Big Baits = Big Fish?

by Chris Gorsuch

 one of the perks of being on the water daily, (and there are many) is the ability to observe river smallmouth throughout the seasons. Observing just how much bass move day to day and throughout the year explains why patterns can take a while to develop.  Bass move for a wide variety of reasons; cover, forage and reproduction are just a few. It is said, locate the forage, and the bass will not be far behind. I find this to be true on lakes and rivers alike. 

  Most of us anglers are inquisitive, hungry to learn and anxious to ask questions. Lure size and how it equates to catching larger fish is a question that comes up often, especially when anglers are actively targeting citation class fish. 

  Many of my clients dabble in local tournament fishing and whether they are in a five fish format or a best fish lunker tournament, the goal is to land big fish.  I have even had some book evenings only so they could mimic as much of the conditions as possible. One angler booked multiple trips and put those experiences to work the following year finishing first in his Thursday night league. 

   Overall, I believe most of my clients first seek an active day of catching fish, the second goal is catching some big fish.  Most prefer fish size over numbers, but not at the cost of not catching at all. And that makes perfect sense to me. 

  We have all heard the saying; “big bait equals big fish,” or something very similar to that effect. And while many of my largest bass have come on finesse style lures, there is something to say about this adage. 

  For years, I have used 6” and 7” swimbaits for smallmouth in April and November trying to entice those bass looking to calorie gorge for pre-spawn or when bass are trying to fatten up for a long cold winter. The why for me is simple, I have seen wolf packs of bass in the spring and fall targeting chub suckers up to 8”.  I’ve even witnessed several bass that year strike a lure and when landed, many coughed up these chub suckers. It was eye opening. And tossing larger baits during this time period works. But what about during the rest of the year?

   For about a year now, five, six and even seven-inch glide baits have intrigued me. While designed more for larger gamefish, I have seen how aggressive these fish are. A slowly sinking two or three-segmented glide bait would almost have to be irresistible to larger class smallmouth. Rather than just fishing them in early spring  and fall, I decided to throw glide baits  all year and see what happens.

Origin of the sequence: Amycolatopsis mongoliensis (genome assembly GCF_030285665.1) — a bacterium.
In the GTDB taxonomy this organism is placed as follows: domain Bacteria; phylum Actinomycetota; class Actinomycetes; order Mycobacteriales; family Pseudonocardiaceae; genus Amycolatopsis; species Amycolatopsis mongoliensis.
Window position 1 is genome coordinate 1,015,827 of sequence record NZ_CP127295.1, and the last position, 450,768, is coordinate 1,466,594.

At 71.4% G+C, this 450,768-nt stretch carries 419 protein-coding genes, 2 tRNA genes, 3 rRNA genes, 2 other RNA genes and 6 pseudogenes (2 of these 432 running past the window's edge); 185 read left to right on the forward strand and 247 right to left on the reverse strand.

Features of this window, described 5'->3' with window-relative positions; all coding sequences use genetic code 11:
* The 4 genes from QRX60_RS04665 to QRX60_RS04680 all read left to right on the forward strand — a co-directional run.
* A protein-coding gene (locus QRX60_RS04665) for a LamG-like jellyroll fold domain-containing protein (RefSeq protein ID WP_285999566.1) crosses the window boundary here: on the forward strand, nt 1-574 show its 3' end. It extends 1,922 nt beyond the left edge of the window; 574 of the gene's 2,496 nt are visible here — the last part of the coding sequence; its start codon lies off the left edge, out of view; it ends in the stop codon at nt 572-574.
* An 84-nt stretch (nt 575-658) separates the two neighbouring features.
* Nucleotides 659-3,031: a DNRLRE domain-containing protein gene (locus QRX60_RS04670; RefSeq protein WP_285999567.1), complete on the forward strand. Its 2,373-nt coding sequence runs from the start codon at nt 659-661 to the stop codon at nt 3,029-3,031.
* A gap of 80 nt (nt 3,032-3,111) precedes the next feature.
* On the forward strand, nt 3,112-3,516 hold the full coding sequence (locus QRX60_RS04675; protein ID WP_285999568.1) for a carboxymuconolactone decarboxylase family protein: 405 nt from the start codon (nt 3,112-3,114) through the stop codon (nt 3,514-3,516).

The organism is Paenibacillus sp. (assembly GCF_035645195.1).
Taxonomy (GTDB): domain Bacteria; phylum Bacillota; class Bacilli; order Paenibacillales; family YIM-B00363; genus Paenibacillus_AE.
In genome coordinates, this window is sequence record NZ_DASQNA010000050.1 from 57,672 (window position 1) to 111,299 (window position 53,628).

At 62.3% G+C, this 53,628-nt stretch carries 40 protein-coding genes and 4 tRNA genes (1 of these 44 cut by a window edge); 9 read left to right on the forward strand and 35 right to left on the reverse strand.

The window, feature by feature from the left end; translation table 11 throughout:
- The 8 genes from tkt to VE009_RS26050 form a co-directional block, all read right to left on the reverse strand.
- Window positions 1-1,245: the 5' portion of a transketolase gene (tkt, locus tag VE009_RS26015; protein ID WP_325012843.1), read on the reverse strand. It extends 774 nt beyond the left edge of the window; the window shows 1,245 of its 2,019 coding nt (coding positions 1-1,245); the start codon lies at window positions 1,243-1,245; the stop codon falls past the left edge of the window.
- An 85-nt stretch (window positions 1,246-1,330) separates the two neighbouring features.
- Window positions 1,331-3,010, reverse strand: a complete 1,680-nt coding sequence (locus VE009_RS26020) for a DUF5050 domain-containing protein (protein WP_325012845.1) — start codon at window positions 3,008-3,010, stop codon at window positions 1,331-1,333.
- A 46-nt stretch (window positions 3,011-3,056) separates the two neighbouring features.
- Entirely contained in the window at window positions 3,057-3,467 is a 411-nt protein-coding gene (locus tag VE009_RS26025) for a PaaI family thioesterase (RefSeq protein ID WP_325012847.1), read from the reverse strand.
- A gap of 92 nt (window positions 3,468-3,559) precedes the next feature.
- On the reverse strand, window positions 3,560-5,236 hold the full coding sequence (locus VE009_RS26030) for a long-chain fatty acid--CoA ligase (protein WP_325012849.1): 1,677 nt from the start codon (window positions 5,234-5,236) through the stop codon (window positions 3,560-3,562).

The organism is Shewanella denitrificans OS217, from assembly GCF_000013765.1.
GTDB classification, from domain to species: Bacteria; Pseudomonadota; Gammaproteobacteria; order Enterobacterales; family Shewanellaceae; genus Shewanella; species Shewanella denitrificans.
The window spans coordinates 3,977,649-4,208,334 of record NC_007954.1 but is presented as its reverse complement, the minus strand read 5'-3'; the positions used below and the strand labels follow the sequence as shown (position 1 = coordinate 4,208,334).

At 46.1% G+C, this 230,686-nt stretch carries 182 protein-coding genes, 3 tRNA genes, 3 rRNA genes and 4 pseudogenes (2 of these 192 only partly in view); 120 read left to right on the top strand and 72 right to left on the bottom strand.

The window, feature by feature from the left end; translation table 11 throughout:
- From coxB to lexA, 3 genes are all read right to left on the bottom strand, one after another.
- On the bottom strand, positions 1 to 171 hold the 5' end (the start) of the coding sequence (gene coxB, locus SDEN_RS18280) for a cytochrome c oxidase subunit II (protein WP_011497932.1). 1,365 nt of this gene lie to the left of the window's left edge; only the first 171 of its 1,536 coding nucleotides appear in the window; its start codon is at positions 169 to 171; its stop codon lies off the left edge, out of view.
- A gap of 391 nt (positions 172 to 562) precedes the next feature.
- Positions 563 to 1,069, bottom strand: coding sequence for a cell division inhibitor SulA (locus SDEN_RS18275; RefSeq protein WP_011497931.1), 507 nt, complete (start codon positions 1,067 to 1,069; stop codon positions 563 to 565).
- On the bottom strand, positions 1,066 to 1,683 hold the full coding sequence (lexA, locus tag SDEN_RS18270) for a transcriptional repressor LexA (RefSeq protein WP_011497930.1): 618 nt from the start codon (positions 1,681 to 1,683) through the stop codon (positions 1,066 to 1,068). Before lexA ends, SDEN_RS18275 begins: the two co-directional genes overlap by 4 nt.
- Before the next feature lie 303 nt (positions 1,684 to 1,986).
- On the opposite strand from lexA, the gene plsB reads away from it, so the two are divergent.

One of the first observations that will was that it took quite a few more throws per strike than smaller lures do. I realize that doesn’t likely surprise anyone.  Another observation is that on average, bass caught on the glide bait were larger. This is not to say that a 15” smallmouth will not strike these glide baits, but I have yet to see many smaller.  The glide bait is most definitely not a numbers game, and I am willing to bet that as the water warms, it will grab the attention of larger bass. 

  Anglers will find that the glide bait takes a bit of time to master. As was recommended to me, let me share that a slow sinking glide bait on fluorocarbon line is preferred. Work the bait slowly, letting it glide side to side as the name suggests, just a couple of feet below the surface.  This has worked well in the cold water that this year has offered so far. I am anxious to experience what this bait will do come spring, summer and fall. Anglers should take some precaution as these large glide baits will draw interest from pike, musky and large walleye. Throwing the glide bait on heavier test line will help protect the investment. 

  Big bait for big fish is a fun test, and I cannot wait to see how these big baits perform post spawn and during the dog days of summer. Stay tuned, as I follow up on how this performs on our eastern rivers. 

   Let’s not forget that rookie, Jay Przekurat, smashed over 100 pounds of monster smallmouth, breaking tournament records using the small 3.5” Strike King Half Shell on a drop shot rig. There is certainly a time and a place for small profile lures as well. A balanced approach is always a wise one.

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